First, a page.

‘Seven Methods of Killing Kylie Jenner’ is Confronting, Chaotic and an Absolute Must See

When is it “permissible” for a Black woman to feel and express rage at centuries of oppression and violence, without being slapped with the “angry Black woman” stereotype?

Why is it that Black women are criticised for their features, hairstyles and makeup, but those same features are deemed palatable when appropriated by white women?

Is it possible for two friends to understand that they have both struggled and suffered in different ways as Black and biracial and to acknowledge that all trauma carries significant, if not equal, weight?

These are just a few of the questions Seven Methods of Killing Kylie Jenner poses as it takes the audience through a heated debate between best friends Cleo and Kara who are grappling with differing views on the success of the youngest member of the Kardashian clan, and how it is intrinsically linked with colonialism and cultural appropriation.

Teniola Komolafe

After Cleo (Moreblessing Maturure) discovers on Twitter that Jenner has been named the worlds youngest self-made billionaire by Forbes, she embarks on a Twitter spree outlaying the various ways she wishes death would befall the reality star. The seven different methods, which range from drowning to disgrace to displacement, are all reflective of the crimes that have been perpetrated against Black bodies for centuries as Cleo argues that Jenner has profited off of the very same things Black women are ostracised for.

Providing a juxtaposition to Cleo’s intensity is her best friend Kara (Vivienne Awosoga), who shares a different outlook from her friend. Yes, it’s frustrating that Jenner is being touted as “self-made” when she has so obviously benefitted from generational wealth, but Kara seems more resigned to these occurrences and tries to focus her attention elsewhere.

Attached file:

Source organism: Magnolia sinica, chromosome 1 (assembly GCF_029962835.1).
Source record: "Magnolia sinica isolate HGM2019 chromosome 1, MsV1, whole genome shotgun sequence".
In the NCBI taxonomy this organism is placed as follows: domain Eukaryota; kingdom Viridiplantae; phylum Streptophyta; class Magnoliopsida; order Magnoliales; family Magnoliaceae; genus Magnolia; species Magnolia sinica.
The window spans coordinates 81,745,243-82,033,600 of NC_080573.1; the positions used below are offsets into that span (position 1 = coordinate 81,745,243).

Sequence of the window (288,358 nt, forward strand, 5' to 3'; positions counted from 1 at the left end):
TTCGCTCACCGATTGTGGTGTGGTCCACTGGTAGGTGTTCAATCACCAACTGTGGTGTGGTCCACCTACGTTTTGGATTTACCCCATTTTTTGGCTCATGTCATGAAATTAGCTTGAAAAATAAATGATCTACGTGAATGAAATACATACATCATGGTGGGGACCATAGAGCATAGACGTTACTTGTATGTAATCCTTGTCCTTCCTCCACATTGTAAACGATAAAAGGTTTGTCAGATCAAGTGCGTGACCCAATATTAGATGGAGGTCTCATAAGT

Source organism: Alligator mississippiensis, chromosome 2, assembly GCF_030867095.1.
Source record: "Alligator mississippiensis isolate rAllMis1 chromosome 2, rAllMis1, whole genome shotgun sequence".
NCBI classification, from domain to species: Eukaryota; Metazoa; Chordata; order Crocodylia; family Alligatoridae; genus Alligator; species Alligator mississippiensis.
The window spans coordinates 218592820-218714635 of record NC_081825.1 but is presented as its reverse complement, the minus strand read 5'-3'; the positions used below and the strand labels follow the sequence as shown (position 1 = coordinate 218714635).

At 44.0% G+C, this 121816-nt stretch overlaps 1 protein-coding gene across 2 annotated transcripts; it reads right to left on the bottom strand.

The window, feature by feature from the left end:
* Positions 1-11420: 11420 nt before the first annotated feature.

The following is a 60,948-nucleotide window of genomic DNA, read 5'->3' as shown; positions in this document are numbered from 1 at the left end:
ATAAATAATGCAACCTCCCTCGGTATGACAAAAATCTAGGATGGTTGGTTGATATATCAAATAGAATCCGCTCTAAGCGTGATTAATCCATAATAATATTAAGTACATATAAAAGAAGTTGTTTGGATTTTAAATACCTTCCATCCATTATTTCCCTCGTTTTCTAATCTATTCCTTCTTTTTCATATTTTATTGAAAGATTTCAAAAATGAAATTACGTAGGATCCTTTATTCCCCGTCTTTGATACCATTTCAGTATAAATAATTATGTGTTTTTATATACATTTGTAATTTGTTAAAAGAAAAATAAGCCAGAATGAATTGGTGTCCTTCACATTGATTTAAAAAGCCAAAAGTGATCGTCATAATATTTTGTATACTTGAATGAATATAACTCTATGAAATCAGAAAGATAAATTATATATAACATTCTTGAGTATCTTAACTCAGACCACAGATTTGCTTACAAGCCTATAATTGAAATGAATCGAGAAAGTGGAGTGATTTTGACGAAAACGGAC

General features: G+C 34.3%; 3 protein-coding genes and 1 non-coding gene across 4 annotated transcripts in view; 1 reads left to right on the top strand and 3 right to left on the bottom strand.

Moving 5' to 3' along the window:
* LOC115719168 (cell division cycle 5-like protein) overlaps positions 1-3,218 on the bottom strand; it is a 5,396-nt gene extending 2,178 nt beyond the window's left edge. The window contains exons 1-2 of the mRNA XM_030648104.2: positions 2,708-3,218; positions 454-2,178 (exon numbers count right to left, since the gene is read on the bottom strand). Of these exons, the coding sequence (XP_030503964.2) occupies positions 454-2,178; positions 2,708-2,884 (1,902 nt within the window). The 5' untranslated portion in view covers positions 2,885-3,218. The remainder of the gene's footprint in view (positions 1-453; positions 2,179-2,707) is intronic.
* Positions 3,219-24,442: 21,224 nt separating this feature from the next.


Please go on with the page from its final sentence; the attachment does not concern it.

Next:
On the surface, these differences seem to be just that — surface — but as the play progresses it becomes clear that the two women are at odds over their own experiences with racial discrimination and its resulting trauma. For Cleo, she resents her friend for being “light-skinned” and therefore seen as desirable and “acceptable” while she herself has felt invisible and vilified. Conversely, Kara has suffered from a life of being fetishised and tokenised and has struggled with feelings of self-loathing as she has denied her true identity in order to fit in.

The friend’s wide-ranging debate is interspersed with humorous “Twitter breaks” as the pair recite the reactions that Cleo — as @INCOGNEGRO — receives for each of her posts about wanting to see Jenner dead. These beats provide yet another layer to the story as they take the audience into the world of social media and all of its hypocrisy. At first, the keyboard warriors are amused by Cleo’s tirade, but soon decide she has gone too far and carry out their own mission to unearth Tweets that she has previously posted to prove that she is morally corrupt and has no place commenting on the success of a “self-made” white woman (of whom they declare her to be jealous.)

Teniola Komolafe

Soon, Cleo finds herself in a threatening online environment and, exhausted and scared, is forced to explain her rage for the umpteenth time to the very people who are historically and institutionally responsible for it.

Seven Methods of Killing Kylie Jenner is brilliant and brutal but delivers humour and levity in all of the right places to keep the story moving and the audience engaged. It employs a simple yet clever set design and offers up layer after layer of complexity as it explores friendship, Queerness, capitalism, double standards, racism, social media and so much more.

The dialogue is tight and shuttles between just the right about of exposition and a healthy dose of Twitter abbreviations (IRL, JS, NVM etc) — perhaps to remind us that these are, in fact, two very young women burdened by the unbearable weight of centuries of systemic abuse.

Seven Methods of Killing Kylie Jenner is written by Jasmine Lee-Jones and produced by an all-female all-female production team, including director — and proud Bardi, Jabirr Jabirr woman — Shari Sebbens. The show runs until May 2 and tickets are available now.

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